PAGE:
Thank You To All Volunteers

National Volunteers’ Week celebrates the wonderful contribution of volunteers across Britain and is an ideal opportunity to thank volunteers for the hard work they have delivered over the last year.

This week they are showcasing some great volunteers and their contribution whether they are Special Constables, police staff volunteers or cadets on the force Facebook and Twitter accounts. Do follow and find out more from the volunteers themselves.

Stephen O’Connell is an award-winning volunteer. As a Community Speedwatch (CSW) volunteer, he is motivated by a desire to save lives. He started out on his local streets in Seaford. But six years on, Stephen has made an impact county-wide, having trained a network of over 1,000 CSW volunteers across Sussex. In that time Sussex has seen an 8 percent drop in recorded speeding violations in that period.

At the same time Stephen’s training of the CSW volunteers ensures that motorists who are stopped are treated fairly and with respect at the roadside.

His approach, which is being replicated by other forces, recently earned Stephen a commendation from Chief Constable, Giles York, and he was presented with a Lord Ferrers Award for volunteering in policing in 2018.

Stephen, who will soon be joining us in a staff role, shares what drives him: “I find volunteering very rewarding. It’s been a great way to use my HR and management experience and skills to make a real difference to communities.

“But the greatest reward is knowing I am helping to reduce death and injuries on the roads of Sussex.”

Special Constable Julie Rainey has a busy full-time job as regional communications manager for the RNLI, but that doesn’t stop her devoting her weekends to volunteering with us.

She plays an active role in our specialist Safeguarding Investigations Unit, protecting the most vulnerable individuals from harm and exploitation. Having worked for the National Crime Agency and HMIC, Julie brings valuable knowledge. Her dedication to ‘going above and beyond’ in this demanding role recently won her an award for services to public protection.

“To be able to support victims at what is often the most difficult time of their life is a genuine privilege,” reflects Julie.

“Volunteering in policing has given me a much greater understanding of the lives of other people,” says Julie. “You come to realise both how fortunate you are and also how difficult life can be.”

As well as working a seven day week, Julie finds time to run, cycle and swim in the sea every morning.

“Our lives are pretty short in the grand scheme of things,” says Julie, “And I’m keen to do as many useful and interesting things as I can, while I can.”

“I strongly recommend finding the time to volunteer. Being part of something bigger which ties you to your community is a great feeling. Do it!”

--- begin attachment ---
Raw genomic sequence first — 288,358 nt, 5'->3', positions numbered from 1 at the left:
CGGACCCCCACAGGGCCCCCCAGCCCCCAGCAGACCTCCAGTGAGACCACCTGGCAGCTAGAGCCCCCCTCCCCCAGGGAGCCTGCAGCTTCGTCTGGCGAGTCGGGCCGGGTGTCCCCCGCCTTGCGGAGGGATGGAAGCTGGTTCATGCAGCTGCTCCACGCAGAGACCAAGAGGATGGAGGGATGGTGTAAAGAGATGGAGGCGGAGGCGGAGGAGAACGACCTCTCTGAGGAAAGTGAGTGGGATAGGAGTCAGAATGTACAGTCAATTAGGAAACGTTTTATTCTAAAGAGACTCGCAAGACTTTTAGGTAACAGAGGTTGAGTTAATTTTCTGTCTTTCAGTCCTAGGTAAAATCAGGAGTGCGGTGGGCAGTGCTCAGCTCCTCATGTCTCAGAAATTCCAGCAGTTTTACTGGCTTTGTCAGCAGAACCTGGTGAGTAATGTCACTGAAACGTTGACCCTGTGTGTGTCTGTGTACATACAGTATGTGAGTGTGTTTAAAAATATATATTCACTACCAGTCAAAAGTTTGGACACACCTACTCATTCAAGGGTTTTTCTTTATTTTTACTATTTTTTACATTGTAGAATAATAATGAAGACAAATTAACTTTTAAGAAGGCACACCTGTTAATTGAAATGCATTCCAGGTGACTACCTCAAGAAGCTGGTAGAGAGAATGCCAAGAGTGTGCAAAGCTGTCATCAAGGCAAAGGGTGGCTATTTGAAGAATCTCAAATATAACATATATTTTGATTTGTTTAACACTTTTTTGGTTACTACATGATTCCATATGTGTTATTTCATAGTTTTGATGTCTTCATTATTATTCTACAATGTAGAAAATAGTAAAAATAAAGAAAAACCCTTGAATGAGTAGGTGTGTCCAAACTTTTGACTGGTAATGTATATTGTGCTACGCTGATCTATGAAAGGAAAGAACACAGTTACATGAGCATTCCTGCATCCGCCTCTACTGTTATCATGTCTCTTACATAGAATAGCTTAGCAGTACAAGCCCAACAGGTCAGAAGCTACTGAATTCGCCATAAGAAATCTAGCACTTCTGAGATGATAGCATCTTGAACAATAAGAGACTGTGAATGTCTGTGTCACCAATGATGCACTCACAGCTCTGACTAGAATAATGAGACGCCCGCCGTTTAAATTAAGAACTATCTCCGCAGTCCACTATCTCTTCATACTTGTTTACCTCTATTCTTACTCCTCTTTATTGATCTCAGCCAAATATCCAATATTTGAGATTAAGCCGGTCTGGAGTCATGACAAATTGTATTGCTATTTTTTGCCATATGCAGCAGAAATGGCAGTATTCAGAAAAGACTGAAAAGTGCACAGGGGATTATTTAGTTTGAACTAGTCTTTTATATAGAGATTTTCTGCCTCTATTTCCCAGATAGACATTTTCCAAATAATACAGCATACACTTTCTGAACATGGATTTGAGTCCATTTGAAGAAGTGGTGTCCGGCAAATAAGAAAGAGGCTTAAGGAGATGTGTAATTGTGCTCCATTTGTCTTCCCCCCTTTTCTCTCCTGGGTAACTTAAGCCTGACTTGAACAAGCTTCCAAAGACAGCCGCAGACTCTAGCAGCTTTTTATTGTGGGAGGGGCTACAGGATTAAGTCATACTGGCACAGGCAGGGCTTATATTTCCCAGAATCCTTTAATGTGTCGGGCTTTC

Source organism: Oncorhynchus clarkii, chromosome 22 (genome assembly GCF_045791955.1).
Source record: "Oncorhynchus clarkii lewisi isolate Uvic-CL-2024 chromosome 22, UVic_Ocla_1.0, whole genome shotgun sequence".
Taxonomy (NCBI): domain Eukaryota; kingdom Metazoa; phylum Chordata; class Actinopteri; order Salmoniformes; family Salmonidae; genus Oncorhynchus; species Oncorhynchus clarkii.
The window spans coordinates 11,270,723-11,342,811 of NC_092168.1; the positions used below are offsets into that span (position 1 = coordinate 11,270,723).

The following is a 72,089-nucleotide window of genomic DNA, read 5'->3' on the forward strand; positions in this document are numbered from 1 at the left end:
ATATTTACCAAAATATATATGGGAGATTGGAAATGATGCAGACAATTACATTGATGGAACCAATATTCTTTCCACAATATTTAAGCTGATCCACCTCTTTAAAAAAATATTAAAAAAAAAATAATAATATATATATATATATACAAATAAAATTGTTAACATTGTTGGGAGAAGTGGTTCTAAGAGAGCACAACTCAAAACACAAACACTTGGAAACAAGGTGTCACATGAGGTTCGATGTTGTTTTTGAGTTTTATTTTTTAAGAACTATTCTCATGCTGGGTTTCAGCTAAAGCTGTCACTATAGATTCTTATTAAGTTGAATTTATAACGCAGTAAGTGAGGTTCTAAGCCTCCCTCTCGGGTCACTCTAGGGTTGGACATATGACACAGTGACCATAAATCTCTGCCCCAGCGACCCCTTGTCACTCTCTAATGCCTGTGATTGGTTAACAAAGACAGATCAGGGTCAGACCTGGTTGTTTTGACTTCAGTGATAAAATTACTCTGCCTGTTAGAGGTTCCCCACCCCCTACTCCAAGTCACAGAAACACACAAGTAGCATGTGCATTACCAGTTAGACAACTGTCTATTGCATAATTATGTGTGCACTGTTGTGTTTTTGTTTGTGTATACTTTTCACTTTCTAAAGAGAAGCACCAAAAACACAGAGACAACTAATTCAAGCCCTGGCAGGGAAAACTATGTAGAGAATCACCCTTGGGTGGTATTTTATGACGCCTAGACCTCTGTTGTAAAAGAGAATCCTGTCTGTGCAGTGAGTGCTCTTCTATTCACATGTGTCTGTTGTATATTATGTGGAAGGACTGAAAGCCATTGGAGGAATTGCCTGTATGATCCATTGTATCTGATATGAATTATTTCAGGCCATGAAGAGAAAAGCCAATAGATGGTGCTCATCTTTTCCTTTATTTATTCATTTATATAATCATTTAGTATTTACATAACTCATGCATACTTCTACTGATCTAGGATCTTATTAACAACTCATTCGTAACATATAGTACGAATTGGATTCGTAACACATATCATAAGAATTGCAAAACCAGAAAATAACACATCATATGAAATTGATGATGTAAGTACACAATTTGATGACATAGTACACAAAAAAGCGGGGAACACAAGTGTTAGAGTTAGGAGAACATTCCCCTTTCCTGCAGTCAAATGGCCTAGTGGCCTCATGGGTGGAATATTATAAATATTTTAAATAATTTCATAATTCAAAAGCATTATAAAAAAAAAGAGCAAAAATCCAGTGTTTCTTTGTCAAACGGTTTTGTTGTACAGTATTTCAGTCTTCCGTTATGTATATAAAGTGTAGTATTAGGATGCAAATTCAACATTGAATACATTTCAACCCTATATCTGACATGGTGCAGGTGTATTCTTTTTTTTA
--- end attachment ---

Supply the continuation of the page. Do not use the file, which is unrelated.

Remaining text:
Volunteer Week is also an opportunity to celebrate the 190 police cadets.

This year we say a special thank you to Brighton teenager Emily Mabbott, who, as cadet to the High Sheriff of East Sussex 2018-2019, served as an excellent youth ambassador for the police.

She took on the role, age 18, while still doing her A’ Levels and working part-time in a supermarket. Joining former High Sheriff, Major General John Moore-Bick, she supported community groups and emergency services, as well as representing Sussex in Remembrance Day celebrations.

She is now looking forward to starting university in September, having passed on the role to successor, Jamal Chanlewis, in March.

“I strongly recommend volunteering! Meeting volunteers with homeless charities, I saw how well respected and appreciated they were by the street community.

“Being a cadet has helped my self confidence and communication skills and given me invaluable insight with how to deal with people.”

They are also offering new ways for volunteers to work with them as they modernise policing to meet the changing nature of crime. Their online fraud expert, PC Bernie Lawrie, is looking for fraud prevention assistants for a new pilot project throughout West Sussex.
Volunteers will receive training, including in cyber crime and will help protect non-vulnerable fraud victims from further fraud.

Potential candidates can find out more here.

Assistant Chief Constable Nick May said: “How we work with our Special Constables and police staff volunteers has evolved over the years as the force continues to modernise. We are making the most of the skills they bring by expanding the types of duties and policing areas in which they work with us, such as economic crime, where volunteers can assist us as we respond to the changing nature of fraud.

“Our volunteers provide another layer of resilience and enhance the roles of our police officers and staff for the benefit of members of the community, as public service is at the heart of what we do.

“Police staff volunteers work with our teams, allowing our front line officers to concentrate on their core duties. These roles include custody van drivers, CCTV viewers looking for obstructions, Multi Agency Safeguarding Hub administrators and those involved in dog training and major incident training.

“Our Special Constabulary work alongside our Prevention and Response teams but also in some of our specialist teams capitalising on their existing skills. We have a number of Special Constables working within our tutoring teams as mentors and assessors and a number dedicated to working on public order operations.

“It’s about using a person’s skills in the best way to enhance the service we give to the public.